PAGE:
The collapse of communism in Eastern Europe at the end of the 1980’s created the context for the disintegration of postwar Yugoslavia. Croatia and Slovenia elected governments pledged to assert independence from the Yugoslav state. On June 25, 1991, the Slovenes and Croatians declared their independence from Yugoslavia. Slovenia moved immediately to secure its borders. Following a brief series of clashes with the Yugoslav federal army that left fifty people dead, the fighting subsided and attention shifted southward to Croatia.

Approximately 600,000 of Croatia’s 4.5 million citizens were ethnic Serbs. They contended that they did not wish to become an ethnic minority within an independent Croatian state. Serbian leaders outside Croatia supported these claims, asserting that Serbs left within an independent Croatia would be persecuted by the Croatian majority. Consequently, even prior to Croatia’s formal declaration of independence, and with Serbian support, the Serbs within Croatia began to prepare for an armed insurgency.

Following Croatia’s declaration of independence, the Serbian-dominated Yugoslav federal army began operations against the rebellious Croats. Simultaneously, the federal army gradually began to coordinate its activities with the Serbian insurgents. Although the Yugoslav federal army cited a variety of goals to justify its military operations against Croatia, ranging from protecting the Serbian minority in Croatia to defending and restoring Yugoslavia, the Croatians contended that Serbia was using the federal army and the ethnic Serbs in Croatia as instruments to dismember Croatia and create a Greater Serbia. In any case, by autumn, 1991, the Yugoslav federal army and the Serbian insurgents had captured approximately one-third of Croatian territory. By that time, an estimated 3,000 to 5,000 people had been killed in the intensifying Yugoslav civil war, with as many as 10,000 wounded and more than 300,000 displaced from their homes.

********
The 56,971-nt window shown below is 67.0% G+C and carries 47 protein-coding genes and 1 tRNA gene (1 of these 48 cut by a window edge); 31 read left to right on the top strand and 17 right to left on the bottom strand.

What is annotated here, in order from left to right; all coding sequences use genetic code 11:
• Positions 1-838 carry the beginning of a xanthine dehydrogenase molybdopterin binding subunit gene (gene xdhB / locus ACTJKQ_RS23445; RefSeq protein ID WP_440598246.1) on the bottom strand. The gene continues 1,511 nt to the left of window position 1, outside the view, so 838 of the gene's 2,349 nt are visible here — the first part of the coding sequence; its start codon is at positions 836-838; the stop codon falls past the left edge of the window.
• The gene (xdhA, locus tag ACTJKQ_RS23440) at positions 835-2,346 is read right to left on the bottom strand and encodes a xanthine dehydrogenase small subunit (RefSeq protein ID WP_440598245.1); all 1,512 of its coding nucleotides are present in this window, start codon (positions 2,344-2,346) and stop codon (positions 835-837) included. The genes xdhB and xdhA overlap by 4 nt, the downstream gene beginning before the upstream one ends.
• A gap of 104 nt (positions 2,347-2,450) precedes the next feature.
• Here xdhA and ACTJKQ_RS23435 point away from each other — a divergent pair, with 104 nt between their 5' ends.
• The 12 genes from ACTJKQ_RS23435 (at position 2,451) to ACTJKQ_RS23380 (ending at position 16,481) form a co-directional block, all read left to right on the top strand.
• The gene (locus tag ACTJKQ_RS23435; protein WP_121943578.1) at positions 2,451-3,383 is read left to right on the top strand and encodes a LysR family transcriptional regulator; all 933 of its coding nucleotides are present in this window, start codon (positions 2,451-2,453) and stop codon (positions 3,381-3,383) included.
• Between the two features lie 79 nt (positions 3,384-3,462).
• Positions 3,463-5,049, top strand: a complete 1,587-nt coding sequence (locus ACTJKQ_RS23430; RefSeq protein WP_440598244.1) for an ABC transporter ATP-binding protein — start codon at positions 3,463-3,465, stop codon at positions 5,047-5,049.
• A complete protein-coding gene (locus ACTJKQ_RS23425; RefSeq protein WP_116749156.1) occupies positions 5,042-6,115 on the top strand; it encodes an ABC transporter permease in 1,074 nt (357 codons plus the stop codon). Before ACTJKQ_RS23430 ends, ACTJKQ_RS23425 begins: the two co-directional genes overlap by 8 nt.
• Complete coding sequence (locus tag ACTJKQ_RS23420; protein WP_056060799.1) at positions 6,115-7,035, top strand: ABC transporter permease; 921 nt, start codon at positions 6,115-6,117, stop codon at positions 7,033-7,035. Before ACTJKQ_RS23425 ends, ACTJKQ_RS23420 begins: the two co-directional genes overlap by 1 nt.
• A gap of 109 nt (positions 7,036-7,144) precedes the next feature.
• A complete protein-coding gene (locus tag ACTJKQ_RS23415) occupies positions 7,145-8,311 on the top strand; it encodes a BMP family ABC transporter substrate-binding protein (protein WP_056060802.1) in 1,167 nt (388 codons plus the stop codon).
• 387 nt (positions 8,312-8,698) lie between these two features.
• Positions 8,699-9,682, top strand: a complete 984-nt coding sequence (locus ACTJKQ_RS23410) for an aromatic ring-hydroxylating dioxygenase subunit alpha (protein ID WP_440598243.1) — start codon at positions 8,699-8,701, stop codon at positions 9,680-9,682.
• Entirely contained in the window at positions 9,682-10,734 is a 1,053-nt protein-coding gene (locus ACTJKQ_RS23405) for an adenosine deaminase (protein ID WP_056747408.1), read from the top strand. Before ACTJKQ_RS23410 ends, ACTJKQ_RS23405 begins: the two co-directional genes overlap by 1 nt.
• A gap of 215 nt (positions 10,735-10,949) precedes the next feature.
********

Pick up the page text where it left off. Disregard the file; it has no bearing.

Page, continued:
By the beginning of October, 1991, fighting between Croatian forces and units of the Yugoslav federal army had spread to the area around Dubrovnik. On October 1, the Yugoslav army surrounded the city, laying siege to it and its 60,000 inhabitants, 90 percent of whom were Croats. Dubrovnik’s citizens, joined by refugees from outlying areas, were deprived of electric power, telephone communications, and fresh water. By late October, rationing had been introduced. Families were allocated 1.3 gallons of fresh water daily, with very small supplements sometimes collected from Dubrovnik’s cisterns. People were reduced to washing and flushing toilets with water from the Adriatic Sea. Food was also rationed, with a family’s weekly portion consisting of one quart of cooking oil, one pint of milk, one pound of potatoes, one pound of bread, two tins of fish, and two tins of meat. The people of Dubrovnik were concerned particularly with the prospect of disease that might result from untreated sewage and a shortage of medicine. Tensions among the population increased with the duration of the siege, as people spent long hours in basement shelters or in chambers within the walls of the old city.